Sharper was an excellent football player (a five-time Pro Bowl safety in a 14-year career). However, his nomination caused outrage because of his criminal past. Unlike the Baseball Hall of Fame, the Football Hall of Fame does not have a character clause. The only requirement is that a nominee played for five seasons and made one All-Pro team or Pro Bowl and has been retired for five seasons. Additionally, the Hall of Fame does not nominate players -- this is left up to the public. Sharper was also nominated last year.


Varvara Lepchenko Is Cleared in Meldonium Inquiry

Several months after reports of meldonium doping first surfaced, Varvara Lepchenko was cleared of all wrongdoing. Lepchenko, a U.S. tennis player born in Uzbekistan, was declared to bear "no fault or negligence" for her violation by the International Tennis Federation. Lepchenko originally tested positive for meldonium in January at a WTA tournament in Brisbane, Australia. The substance was banned beginning on January 1st, and later conducted testing confirmed Lepchenko's assertion that she had not taken the drug since approximately December 20th.

Lepchenko repeatedly declined to discuss the case.


Eisenhower Family Drops Objections to Memorial

The $150 million memorial to Dwight D. Eisenhower was given new life earlier this week after the Eisenhower family reached a compromise on the Frank Gehry design. The Eisenhower family had opposed many aspects of the proposed design. Among the changes, the memorial will now feature a representation of the D-Day landing in Normandy and pay homage to Eisenhower's Kansas roots. The Eisenhower Memorial Commission was originally created by Congress in 1999 and the project has been consistently delayed.


Museum Officials and Archaeologists Sign Petition Against North Dakota Pipeline

1,281 people have signed on to a petition asking for further study of land involved in the pipeline project around the Missouri River.
The pipeline has been opposed by Native American tribes that argue that the land and water are sacred and serve a number of tribal purposes.
The new petition against the pipeline was originated by New York Natural History Museum.


Rome Mayor Nixes 2024 Olympic Bid

Mayor Virginia Raggi rejected Rome's bid for the 2024 Olympics on Wednesday. "This city is unlivable," Raggi stated, and further added that she has a larger plan for Rome beyond the 2024 Olympics. Raggi's decision needs to be approved by Rome's City Assembly. Once approved, the remaining contenders for 2024 would be Los Angeles, Paris and Budapest. The International Olympic Committee will decide on the host city in September 2017.


September 27, 2016

Post Kirtsaeng, Withdrawal of Attorneys' Fees

After Kirtsaeng, a federal judge in Los Angeles withdrew an earlier award of $720,000 in attorneys' fees to Madonna for winning summary judgment in a music case. vmgv.madonna.pdf

September 28, 2016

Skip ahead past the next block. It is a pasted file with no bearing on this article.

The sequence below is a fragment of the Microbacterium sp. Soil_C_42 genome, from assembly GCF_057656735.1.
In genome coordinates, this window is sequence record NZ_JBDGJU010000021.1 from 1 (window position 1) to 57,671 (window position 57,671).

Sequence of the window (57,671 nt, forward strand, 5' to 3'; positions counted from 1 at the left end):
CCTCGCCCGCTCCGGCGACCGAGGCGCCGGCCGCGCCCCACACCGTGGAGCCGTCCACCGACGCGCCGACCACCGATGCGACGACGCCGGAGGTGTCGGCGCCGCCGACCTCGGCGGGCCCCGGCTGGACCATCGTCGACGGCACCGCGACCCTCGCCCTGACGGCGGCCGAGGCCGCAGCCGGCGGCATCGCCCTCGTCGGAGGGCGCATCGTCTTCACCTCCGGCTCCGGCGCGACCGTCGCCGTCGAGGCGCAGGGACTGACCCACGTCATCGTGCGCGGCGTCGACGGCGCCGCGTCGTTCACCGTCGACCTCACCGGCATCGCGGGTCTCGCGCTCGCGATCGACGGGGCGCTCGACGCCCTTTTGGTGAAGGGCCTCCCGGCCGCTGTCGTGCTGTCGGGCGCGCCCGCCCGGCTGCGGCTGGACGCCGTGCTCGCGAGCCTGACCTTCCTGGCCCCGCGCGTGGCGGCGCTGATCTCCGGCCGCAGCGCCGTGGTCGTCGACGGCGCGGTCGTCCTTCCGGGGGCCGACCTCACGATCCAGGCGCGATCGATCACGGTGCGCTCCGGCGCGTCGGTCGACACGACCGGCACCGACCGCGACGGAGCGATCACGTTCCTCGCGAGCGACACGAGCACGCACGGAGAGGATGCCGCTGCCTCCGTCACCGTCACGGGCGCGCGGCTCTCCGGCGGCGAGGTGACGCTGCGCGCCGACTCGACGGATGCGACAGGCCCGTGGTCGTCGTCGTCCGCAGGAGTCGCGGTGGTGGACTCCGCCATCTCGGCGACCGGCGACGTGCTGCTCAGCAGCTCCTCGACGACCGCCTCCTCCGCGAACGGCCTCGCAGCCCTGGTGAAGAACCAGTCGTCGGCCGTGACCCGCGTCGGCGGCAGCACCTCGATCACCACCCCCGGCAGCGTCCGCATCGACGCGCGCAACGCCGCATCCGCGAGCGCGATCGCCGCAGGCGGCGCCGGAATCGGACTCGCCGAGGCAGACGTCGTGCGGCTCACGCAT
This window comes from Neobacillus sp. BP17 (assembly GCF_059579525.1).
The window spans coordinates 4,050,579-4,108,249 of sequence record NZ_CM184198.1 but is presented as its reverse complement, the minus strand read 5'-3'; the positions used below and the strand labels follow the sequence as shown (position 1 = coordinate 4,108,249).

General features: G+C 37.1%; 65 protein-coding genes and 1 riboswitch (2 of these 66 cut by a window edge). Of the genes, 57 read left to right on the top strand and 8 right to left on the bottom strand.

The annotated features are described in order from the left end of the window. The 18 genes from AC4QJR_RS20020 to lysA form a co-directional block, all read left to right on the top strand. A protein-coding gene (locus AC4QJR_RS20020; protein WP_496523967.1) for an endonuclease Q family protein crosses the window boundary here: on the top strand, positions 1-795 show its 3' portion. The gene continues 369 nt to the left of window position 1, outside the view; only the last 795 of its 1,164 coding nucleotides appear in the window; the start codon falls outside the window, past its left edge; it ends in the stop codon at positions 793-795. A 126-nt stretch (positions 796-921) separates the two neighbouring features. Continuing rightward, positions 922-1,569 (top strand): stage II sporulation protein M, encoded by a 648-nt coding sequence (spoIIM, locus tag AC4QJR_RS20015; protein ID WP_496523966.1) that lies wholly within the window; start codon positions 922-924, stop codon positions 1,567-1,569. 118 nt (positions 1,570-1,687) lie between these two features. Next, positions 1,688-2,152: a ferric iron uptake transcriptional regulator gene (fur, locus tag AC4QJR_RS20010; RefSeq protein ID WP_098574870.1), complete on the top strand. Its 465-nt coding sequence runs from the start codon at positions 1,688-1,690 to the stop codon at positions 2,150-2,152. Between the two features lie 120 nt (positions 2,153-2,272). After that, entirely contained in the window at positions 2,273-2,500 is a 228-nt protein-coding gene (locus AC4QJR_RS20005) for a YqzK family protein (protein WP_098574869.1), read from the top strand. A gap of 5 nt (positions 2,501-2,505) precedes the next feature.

The Language of Disability: Top 10 Dos and Don'ts

By Kristine A. Sova

On Thursday, September 22, 2016, I had the pleasure of attending a workshop led by Christine Bruno, Disability Advocate, and David Harrell, Disability and Program Associate, from Inclusion in the Arts. A portion of the workshop focused on the language of disability -- particularly dos and don'ts -- and is a useful tool for workplace inclusion and diversity initiatives as well as equal employment opportunity (EEO) compliance. Employers, lawyers, and HR professionals: Please consider using these examples in your next workplace training.

DON'T USE wheelchair-bound/confined to. DO USE wheelchair user/ uses a wheelchair.

DON'T USE suffers from/afflicted with/crippled by/victim of. These terms make assumptions about how the disabled person feels about his/her disability. Use "has" and the name of condition (e.g., has cerebral palsy, has paraplegia, etc.).

DON'T USE the disabled/the blind/the deaf. Always use as an adjective rather than a noun - disabled person, blind filmmaker, deaf man or woman.

DON'T USE retarded (e.g., mentally retarded)/retard. USE intellectual disability; cognitive disability; developmental disability (when using these terms, however, it is important to understand the distinction among them).

DON'T USE handicapped (handicap). In general: If you're not writing about sports, don't use it! Use disability, disabled person, person with a disability. Similarly, DON'T USE handicapped parking, restroom, etc. USE accessible parking, restroom, etc.

DON'T USE midget/dwarf. DO USE little person. (Dwarf is acceptable only if the person actually has dwarfism.) Keep in mind: Anyone with dwarfism is a little person, but every little person is not a dwarf.

DON'T USE deaf-mute/deaf and dumb/hearing-impaired. DO USE deaf or hard of hearing.

DON'T USE physically challenged/differently abled. Avoid outdated or saccharine terms and euphemisms. Use disabled as an adjective (e.g., disabled sportscaster) or person-first language (e.g., person with a disability).

DON'T USE overcoming/inspiring/brave/courageous. Avoid patronizing and condescending descriptives - describe the person's accomplishments without value judgment or interpretation.

DON'T USE special/special needs. Do not use when referring to disabled people.

September 29, 2016

Summary of Today's Meeting of the Commissioners of the Federal Communications Commission

By Barry Skidelsky, Esq.